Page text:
Six Flags 25% off season passes

Saturday, December 22, 2007 2:23 PM
Lord Gonchar's avatar I'm ok with parking - especially now - 3 seasons later when many of the other big parks are in the same range ($10+) - suddenly that $15 doesn't seem quite so ridiculous in comparison.

But sure, if you want to swap where the cash is coming from - that's cool too. Hell, I'd drop the parking by $5 and raise the gate $10. :)


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Saturday, December 22, 2007 2:42 PM
Mamoosh's avatar That's fine too Gonch. I'm not so naive that I think free parking is actually free. It's all about the notion of perceived value.
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Saturday, December 22, 2007 5:13 PM
Speaking of season passes, I think CP has a great deal. I think it is $120 for a season pass? This year you also got a free jacket with the pass. Anyways, after about 3 or 4 visits the pass actually means something which is great. The SF deal is great too.

RIDE ON!

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Sunday, December 23, 2007 10:51 PM
Yoshi, you say you're the type of customer SF doesn't want, yet apparently they came up with a season pass deal you couldn't pass up. I guess that's my question-- why did they come up with this bargain basement pricing that's suited to exactly the type of clientele they're saying they don't want to attract? (The teens who don't spend much inside the park.)

As far as parking goes, who says it's going to stay at $15? The question may be when it's going to be raised again.

Maybe they are just trying to get more butts through the gates this year, and then they'll tell all those butts that they can't leave the park without paying for re-entry. Just a nagging feeling I have.

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Monday, December 24, 2007 12:27 AM
Lord Gonchar's avatar

I guess that's my question-- why did they come up with this bargain basement pricing that's suited to exactly the type of clientele they're saying they don't want to attract?

Just for clarity's sake - I'm not sure anyone officially associated with SF ever actually said that.

Isn't that a little thing we all created totally on speculation?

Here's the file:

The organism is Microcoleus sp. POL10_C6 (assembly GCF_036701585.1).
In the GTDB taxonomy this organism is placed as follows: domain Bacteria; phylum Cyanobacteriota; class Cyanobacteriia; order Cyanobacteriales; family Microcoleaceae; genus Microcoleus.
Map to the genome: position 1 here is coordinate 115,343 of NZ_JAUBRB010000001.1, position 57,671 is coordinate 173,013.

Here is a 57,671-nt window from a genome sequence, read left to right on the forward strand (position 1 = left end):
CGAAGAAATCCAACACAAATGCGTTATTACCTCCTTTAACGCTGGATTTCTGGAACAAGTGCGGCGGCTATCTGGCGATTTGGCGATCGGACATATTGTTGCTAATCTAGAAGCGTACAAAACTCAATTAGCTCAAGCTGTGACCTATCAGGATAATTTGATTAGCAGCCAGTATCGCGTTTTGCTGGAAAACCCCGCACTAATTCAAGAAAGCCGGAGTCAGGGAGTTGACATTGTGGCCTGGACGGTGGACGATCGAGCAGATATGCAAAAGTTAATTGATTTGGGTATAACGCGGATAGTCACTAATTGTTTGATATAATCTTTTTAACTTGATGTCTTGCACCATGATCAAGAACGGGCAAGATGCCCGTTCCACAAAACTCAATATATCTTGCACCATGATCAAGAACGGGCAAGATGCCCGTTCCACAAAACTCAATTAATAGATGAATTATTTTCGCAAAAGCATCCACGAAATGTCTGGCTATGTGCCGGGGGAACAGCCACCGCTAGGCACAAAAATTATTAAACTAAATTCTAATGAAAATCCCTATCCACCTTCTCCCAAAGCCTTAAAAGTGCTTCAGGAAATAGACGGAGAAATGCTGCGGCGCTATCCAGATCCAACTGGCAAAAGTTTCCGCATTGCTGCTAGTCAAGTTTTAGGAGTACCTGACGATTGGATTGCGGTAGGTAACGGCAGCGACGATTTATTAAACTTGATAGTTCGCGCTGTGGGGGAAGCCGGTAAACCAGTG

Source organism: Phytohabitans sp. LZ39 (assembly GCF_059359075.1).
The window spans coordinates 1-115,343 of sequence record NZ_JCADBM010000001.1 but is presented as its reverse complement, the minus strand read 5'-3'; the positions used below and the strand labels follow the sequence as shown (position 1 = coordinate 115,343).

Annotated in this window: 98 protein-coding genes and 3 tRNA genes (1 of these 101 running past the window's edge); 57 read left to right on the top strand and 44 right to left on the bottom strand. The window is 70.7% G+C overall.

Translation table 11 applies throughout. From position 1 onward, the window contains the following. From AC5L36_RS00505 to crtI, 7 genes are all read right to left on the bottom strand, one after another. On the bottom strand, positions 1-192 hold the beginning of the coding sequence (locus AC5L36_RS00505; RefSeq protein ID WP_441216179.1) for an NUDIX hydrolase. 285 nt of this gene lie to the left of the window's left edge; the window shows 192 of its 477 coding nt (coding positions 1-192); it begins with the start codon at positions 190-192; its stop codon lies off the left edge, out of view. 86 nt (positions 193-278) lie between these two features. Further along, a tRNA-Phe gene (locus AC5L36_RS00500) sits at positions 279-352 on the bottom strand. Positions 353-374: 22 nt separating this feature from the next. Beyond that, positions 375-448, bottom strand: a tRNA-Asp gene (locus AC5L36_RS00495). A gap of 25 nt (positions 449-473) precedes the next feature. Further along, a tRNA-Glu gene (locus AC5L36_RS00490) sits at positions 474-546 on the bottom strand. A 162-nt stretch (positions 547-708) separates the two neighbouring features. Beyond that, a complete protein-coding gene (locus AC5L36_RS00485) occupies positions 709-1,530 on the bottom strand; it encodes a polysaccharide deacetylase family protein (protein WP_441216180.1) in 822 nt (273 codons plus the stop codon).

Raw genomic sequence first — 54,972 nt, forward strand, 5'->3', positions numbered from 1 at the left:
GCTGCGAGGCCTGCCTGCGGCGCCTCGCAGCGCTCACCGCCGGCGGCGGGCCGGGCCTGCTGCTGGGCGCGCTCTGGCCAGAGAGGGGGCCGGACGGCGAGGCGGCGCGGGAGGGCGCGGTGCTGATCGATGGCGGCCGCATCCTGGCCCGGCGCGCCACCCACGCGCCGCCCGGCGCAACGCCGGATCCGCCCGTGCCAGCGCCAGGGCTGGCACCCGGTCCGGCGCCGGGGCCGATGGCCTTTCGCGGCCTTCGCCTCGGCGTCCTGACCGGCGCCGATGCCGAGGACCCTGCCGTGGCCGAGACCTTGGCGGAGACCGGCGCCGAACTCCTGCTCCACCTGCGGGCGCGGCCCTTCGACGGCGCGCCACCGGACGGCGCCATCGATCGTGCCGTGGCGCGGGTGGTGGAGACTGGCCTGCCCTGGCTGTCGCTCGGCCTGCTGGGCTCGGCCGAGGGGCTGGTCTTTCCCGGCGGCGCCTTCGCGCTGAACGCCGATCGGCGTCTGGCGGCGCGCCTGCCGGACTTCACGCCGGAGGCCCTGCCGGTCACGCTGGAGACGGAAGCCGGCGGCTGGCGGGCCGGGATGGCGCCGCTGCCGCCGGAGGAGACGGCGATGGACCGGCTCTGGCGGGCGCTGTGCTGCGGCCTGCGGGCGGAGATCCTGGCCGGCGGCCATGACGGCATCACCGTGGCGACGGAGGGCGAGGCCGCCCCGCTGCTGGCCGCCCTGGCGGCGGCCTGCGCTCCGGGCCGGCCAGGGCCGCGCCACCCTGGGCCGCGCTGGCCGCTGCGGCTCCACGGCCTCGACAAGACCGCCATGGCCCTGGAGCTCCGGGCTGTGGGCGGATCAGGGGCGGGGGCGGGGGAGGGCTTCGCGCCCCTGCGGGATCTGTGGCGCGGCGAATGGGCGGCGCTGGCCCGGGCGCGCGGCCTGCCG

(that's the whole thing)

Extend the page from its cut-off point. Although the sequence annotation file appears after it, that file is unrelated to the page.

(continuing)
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Monday, December 24, 2007 2:23 AM
I think Shapiro experienced a bit of a rude awakening this year. I think there are a lot of people out there that just aren't interested in visiting a Six Flags park more than once a season. Remember, these are the transition years where they're not only trying to clean up the tarnished reputation, but also trying to break the dependency of the $15 million dollar roller coaster to rope in guests every year. Without those big roller coasters, what are you offering guests that's going to compete with the Playstation 3?

Those passes went on sale because there was little interest in them without something major being added to the parks. People have come to expect that from Six Flags and it will take a few years to adjust to this "family friendly" image.

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Monday, December 24, 2007 8:53 PM

Lord Gonchar said:

J7G3 said:^In the "I have more money than you" corporate world, yes. But in the 'new world' you get much more value for your buck - Holidayworld, Indiana Beach, etc....Again, back to all filler and no killer. Looks great from the outside... very flashy...
Honestly, I feel like I get more for my money at the big parks than at a HW or IB or the like.And to further make people say, "WTF!?" - I feel that smaller places (FEC's, the really little parks, etc) are a better value too.Places like HW and IB fall into a 'worst of both worlds' spot for me. I pay almost as much to get in ($40 and $31 respectively), but get 1/3 the coasters, none of the aforementioned 'flash', none of the larger-than-life feeling the big regionals can give for the same price.On the other end of the scale, the smaller places might only have a coaster or two and a stunted collection of rides and/or attractions, but they're charging me far less for access.The big places offer me a lot for a low price in comparison. The small places offer me fun on the cheap. The middle of the road (in terms of size) places seem to offer me just a little more than the smaller places, but want to charge me almost the same as the big places for access to it.Just me. YMMV. (or should that be YMWV )

Cough Cough, Your entitled to your view but HW, IB, KW, Knoebels. I go to are far more enjoyable to me, The lines are shorter, The rides are in much better shape, The food is actually good and affordable and there isn't someone in my face half the day trying to empty my wallet. I actually feel and can afford to spend in the park.